The Christian Institute

News Release

Church groups settle discrimination claim against Robertson Trust: “We are grateful and relieved”

  • Scotland’s largest grant-making trust apologises to two church groups for unlawfully discriminating against them.
  • The Robertson Trust controls all shares in the group which makes The Famous Grouse and The Macallan whiskies, and awards £20 million a year in grants
  • The legal action centred on the Trust’s cancellation of bookings to use their conference centre in Stirling.

Stirling Free Church (SFC) and the Billy Graham Evangelistic Association (BGEA) have negotiated a successful outcome to their religious discrimination claim against The Robertson Trust (TRT).

The claim centred on TRT’s cancellation of bookings by the two Christian groups simply because they were for religious events.

The hearing of the claim started in the Sheriff Court at Glasgow in April and was due to resume on 1 December. But the parties have now reached an agreed settlement in which the Trust admits it broke equality law and apologises to both organisations. It has also paid a substantial contribution towards legal costs.

Having agreed terms of settlement, the parties have agreed a joint minute which is being lodged with the Sheriff Court. This states:

“In June and September 2019, Kintail Trustees Limited, as Trustees of the Robertson Trust (the “Trustees”) entered into contracts with the Free Church of Scotland at Stirling (the “Free Church”) for the hire of the conference facility known as the French Barracks at The Barracks Development, Stirling (the “Property”). The Trustees applied a settled funding policy, which places restrictions upon the activities to which the Trustees may advance charitable funding, to the termination of the contracts, in the belief it applied to the hire of the Property.  They now regret and fully accept that in so doing they inadvertently failed to meet their duties to the Free Church in terms of the Equality Act 2010, and therefore acted unlawfully. The Trustees apologise to the Free Church.”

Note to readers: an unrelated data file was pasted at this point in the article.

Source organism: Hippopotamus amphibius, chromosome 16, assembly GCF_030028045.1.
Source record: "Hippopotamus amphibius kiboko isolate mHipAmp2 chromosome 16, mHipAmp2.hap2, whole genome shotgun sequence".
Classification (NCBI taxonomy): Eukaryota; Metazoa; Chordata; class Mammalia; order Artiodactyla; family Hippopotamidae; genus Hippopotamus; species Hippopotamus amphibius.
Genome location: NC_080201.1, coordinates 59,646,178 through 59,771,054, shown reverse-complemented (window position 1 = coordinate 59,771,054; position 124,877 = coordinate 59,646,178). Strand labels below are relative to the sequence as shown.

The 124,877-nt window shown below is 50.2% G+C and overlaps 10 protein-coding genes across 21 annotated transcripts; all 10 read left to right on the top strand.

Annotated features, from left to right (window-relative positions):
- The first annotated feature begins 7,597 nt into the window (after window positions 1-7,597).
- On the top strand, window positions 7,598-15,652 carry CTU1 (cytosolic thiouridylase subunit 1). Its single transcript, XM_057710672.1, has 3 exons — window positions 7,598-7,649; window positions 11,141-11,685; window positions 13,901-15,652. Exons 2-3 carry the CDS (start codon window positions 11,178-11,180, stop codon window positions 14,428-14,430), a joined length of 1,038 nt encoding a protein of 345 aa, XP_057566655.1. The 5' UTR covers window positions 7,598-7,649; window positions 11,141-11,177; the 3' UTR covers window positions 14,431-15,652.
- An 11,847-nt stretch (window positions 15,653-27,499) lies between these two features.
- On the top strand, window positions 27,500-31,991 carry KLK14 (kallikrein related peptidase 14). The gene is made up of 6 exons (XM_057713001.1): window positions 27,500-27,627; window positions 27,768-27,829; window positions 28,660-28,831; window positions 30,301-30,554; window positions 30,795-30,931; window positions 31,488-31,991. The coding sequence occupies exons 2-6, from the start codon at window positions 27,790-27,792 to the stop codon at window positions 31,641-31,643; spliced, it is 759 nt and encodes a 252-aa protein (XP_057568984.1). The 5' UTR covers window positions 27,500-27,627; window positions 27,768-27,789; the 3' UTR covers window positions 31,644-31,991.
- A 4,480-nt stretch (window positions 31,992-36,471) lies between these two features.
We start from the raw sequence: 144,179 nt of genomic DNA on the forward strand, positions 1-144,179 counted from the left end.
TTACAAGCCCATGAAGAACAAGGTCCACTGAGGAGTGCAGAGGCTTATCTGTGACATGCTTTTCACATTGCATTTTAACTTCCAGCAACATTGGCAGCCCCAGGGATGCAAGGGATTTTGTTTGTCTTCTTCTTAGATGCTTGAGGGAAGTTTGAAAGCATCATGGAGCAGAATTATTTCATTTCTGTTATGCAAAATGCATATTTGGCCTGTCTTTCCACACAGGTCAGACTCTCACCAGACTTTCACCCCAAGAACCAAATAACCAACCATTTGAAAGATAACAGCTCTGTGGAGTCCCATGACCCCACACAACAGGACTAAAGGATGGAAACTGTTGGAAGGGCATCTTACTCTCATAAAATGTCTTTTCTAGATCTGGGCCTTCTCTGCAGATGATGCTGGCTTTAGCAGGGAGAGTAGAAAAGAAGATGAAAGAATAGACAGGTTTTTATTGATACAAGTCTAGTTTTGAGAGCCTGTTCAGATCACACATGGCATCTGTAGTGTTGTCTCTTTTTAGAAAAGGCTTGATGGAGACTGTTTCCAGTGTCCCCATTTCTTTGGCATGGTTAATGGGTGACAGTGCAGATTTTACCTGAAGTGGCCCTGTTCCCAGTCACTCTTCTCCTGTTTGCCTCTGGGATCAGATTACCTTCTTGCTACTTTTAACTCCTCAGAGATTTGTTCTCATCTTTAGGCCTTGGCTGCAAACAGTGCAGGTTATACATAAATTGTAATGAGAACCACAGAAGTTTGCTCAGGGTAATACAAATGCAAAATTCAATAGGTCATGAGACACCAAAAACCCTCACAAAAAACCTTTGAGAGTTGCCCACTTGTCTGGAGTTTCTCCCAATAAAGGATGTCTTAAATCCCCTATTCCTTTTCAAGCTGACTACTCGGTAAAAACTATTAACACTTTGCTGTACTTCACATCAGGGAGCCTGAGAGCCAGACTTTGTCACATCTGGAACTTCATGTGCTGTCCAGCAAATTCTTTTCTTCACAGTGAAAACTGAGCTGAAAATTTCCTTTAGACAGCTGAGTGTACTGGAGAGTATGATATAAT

TRT has made a materially identical statement in respect of the BGEA.

The settlement follows July’s employment tribunal ruling that the Trust’s former CEO, Kenneth Ferguson, was the victim of religious discrimination and unfair dismissal by the Trust and its chair, Shonaig Macpherson, when he was sacked in 2020.

The cancellation of bookings by the two Christian groups, and the sacking of Ferguson, all followed an outburst of anger against mainstream Christian beliefs on marriage from Macpherson.

Macpherson was angry when she learned that SFC, where Kenneth is an elder, was hiring trust premises for its Sunday meetings. Records shown to the employment tribunal revealed her hostility to SFC’s belief that marriage is between one man and one woman.

Macpherson left TRT in October. Her tenure was not due to expire until 2023.